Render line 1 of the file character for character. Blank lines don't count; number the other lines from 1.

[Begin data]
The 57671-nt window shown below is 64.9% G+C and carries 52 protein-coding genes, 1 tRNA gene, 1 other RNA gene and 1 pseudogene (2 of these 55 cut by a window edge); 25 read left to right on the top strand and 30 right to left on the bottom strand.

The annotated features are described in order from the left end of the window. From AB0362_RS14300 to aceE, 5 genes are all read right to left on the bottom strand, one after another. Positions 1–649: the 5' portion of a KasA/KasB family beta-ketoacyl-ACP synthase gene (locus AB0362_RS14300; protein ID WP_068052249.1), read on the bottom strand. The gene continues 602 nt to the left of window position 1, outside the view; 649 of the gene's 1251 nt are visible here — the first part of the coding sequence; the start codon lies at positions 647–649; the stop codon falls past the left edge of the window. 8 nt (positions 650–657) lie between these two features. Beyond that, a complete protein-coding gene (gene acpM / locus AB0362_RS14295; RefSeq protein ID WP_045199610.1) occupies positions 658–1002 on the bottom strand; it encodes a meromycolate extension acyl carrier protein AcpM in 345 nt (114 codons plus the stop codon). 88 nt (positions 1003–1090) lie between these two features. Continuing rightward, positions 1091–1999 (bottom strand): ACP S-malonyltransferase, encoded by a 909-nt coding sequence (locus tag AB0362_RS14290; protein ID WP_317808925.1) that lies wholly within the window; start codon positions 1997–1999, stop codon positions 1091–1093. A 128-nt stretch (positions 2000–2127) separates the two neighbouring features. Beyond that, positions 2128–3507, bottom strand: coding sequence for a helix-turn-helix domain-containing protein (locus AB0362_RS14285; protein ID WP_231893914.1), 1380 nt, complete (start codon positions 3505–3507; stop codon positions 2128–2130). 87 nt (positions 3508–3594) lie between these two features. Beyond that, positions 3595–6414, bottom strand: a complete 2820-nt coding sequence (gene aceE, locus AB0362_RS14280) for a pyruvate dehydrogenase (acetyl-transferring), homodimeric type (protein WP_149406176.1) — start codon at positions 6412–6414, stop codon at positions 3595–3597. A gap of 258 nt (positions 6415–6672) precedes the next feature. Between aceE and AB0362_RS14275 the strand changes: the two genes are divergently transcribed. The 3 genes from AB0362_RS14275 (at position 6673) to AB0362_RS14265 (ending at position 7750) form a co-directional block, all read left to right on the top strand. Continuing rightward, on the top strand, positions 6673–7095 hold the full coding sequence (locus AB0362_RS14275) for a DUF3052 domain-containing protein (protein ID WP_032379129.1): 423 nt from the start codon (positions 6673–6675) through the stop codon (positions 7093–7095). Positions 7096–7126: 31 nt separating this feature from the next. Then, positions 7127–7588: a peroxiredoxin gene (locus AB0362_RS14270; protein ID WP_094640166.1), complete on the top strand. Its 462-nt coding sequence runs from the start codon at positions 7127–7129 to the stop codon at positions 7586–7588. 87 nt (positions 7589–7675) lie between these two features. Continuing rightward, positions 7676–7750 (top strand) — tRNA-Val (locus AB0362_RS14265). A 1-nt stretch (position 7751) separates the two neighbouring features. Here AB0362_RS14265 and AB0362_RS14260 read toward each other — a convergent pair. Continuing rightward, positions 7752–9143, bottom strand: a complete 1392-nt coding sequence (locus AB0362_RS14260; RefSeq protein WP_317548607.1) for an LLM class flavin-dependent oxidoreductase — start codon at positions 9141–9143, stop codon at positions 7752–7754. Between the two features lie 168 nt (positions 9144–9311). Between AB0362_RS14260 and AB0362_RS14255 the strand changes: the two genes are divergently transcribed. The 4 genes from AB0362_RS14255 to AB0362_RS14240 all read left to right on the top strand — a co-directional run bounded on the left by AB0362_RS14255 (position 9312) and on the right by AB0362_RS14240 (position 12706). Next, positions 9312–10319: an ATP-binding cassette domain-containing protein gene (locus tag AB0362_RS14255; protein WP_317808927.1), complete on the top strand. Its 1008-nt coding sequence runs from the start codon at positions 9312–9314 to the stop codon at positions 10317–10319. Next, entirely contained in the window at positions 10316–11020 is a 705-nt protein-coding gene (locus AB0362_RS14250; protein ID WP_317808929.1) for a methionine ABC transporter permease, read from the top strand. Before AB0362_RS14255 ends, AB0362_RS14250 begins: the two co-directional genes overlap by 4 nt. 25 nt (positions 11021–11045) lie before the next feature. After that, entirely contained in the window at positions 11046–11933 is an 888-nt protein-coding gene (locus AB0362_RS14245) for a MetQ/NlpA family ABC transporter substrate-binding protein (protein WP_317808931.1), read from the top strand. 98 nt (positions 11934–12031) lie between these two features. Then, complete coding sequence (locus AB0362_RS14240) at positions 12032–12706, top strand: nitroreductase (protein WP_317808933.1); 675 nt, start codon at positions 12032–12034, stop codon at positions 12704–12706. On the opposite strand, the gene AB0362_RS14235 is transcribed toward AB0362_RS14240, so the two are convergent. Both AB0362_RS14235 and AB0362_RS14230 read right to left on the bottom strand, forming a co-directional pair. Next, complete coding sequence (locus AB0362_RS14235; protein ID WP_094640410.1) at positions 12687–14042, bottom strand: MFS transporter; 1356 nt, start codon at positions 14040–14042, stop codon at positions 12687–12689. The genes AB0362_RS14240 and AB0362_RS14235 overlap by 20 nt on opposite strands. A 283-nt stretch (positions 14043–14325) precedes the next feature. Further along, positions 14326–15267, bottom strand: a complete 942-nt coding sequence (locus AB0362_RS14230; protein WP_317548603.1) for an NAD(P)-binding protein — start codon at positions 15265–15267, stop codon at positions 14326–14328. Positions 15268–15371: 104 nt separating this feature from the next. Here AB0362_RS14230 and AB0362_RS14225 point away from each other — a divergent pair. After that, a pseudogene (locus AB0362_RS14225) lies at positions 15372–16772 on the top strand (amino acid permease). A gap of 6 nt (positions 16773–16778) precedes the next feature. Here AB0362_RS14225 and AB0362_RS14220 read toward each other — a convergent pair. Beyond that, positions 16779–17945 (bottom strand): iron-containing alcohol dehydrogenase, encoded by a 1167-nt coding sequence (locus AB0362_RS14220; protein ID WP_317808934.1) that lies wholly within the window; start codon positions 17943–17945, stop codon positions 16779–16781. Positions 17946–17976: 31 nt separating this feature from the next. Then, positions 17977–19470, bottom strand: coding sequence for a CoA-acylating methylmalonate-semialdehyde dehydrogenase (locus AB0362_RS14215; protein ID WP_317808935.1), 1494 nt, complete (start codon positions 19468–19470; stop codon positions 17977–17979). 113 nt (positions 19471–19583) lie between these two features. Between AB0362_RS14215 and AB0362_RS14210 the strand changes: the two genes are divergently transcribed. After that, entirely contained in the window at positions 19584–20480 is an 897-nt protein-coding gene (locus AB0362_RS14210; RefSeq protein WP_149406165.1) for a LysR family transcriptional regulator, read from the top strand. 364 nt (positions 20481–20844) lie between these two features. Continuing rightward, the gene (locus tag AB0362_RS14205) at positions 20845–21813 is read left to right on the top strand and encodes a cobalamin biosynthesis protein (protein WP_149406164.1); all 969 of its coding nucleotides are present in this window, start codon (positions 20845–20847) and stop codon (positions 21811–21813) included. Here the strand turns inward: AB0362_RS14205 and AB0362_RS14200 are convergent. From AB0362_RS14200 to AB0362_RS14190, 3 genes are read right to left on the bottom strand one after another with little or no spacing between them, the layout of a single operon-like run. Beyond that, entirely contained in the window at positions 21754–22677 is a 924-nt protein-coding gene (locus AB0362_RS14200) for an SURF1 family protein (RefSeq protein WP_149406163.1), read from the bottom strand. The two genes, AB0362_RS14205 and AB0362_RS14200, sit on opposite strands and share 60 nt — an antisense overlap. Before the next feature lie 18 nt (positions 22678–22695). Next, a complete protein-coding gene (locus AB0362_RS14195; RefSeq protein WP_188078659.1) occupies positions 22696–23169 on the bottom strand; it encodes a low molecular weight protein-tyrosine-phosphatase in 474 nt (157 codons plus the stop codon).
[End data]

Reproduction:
The 57671-nt window shown below is 64.9% G+C and carries 52 protein-coding genes, 1 tRNA gene, 1 other RNA gene and 1 pseudogene (2 of these 55 cut by a window edge); 25 read left to right on the top strand and 30 right to left on the bottom strand.